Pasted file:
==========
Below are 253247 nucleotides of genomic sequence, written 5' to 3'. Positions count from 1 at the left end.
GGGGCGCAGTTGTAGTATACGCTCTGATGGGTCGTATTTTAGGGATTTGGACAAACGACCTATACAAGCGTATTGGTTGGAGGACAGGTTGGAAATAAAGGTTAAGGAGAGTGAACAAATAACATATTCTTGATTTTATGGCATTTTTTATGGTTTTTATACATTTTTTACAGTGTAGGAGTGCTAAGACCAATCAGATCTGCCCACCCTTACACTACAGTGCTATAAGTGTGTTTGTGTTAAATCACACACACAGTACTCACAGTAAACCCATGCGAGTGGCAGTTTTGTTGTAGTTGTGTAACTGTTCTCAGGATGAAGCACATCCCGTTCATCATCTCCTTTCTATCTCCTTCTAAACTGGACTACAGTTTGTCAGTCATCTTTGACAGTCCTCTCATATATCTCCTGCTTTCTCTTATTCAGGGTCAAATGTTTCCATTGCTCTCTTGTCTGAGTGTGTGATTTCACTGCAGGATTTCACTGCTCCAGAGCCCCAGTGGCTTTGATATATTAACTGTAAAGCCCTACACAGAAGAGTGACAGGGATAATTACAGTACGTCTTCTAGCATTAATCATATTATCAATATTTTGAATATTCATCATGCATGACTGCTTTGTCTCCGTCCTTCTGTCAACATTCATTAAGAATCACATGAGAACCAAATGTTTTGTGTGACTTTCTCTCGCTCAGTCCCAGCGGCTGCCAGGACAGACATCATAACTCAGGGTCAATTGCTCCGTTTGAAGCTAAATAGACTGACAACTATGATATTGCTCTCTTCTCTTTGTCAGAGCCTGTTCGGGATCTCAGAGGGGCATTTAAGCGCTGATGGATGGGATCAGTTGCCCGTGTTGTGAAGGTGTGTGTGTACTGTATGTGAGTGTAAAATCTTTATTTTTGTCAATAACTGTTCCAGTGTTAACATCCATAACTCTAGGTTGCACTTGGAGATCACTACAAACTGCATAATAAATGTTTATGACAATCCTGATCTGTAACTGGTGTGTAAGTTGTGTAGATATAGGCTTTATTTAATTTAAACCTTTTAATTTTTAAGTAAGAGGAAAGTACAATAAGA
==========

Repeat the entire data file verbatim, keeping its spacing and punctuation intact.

Below are 253247 nucleotides of genomic sequence, written 5' to 3'. Positions count from 1 at the left end.
GGGGCGCAGTTGTAGTATACGCTCTGATGGGTCGTATTTTAGGGATTTGGACAAACGACCTATACAAGCGTATTGGTTGGAGGACAGGTTGGAAATAAAGGTTAAGGAGAGTGAACAAATAACATATTCTTGATTTTATGGCATTTTTTATGGTTTTTATACATTTTTTACAGTGTAGGAGTGCTAAGACCAATCAGATCTGCCCACCCTTACACTACAGTGCTATAAGTGTGTTTGTGTTAAATCACACACACAGTACTCACAGTAAACCCATGCGAGTGGCAGTTTTGTTGTAGTTGTGTAACTGTTCTCAGGATGAAGCACATCCCGTTCATCATCTCCTTTCTATCTCCTTCTAAACTGGACTACAGTTTGTCAGTCATCTTTGACAGTCCTCTCATATATCTCCTGCTTTCTCTTATTCAGGGTCAAATGTTTCCATTGCTCTCTTGTCTGAGTGTGTGATTTCACTGCAGGATTTCACTGCTCCAGAGCCCCAGTGGCTTTGATATATTAACTGTAAAGCCCTACACAGAAGAGTGACAGGGATAATTACAGTACGTCTTCTAGCATTAATCATATTATCAATATTTTGAATATTCATCATGCATGACTGCTTTGTCTCCGTCCTTCTGTCAACATTCATTAAGAATCACATGAGAACCAAATGTTTTGTGTGACTTTCTCTCGCTCAGTCCCAGCGGCTGCCAGGACAGACATCATAACTCAGGGTCAATTGCTCCGTTTGAAGCTAAATAGACTGACAACTATGATATTGCTCTCTTCTCTTTGTCAGAGCCTGTTCGGGATCTCAGAGGGGCATTTAAGCGCTGATGGATGGGATCAGTTGCCCGTGTTGTGAAGGTGTGTGTGTACTGTATGTGAGTGTAAAATCTTTATTTTTGTCAATAACTGTTCCAGTGTTAACATCCATAACTCTAGGTTGCACTTGGAGATCACTACAAACTGCATAATAAATGTTTATGACAATCCTGATCTGTAACTGGTGTGTAAGTTGTGTAGATATAGGCTTTATTTAATTTAAACCTTTTAATTTTTAAGTAAGAGGAAAGTACAATAAGA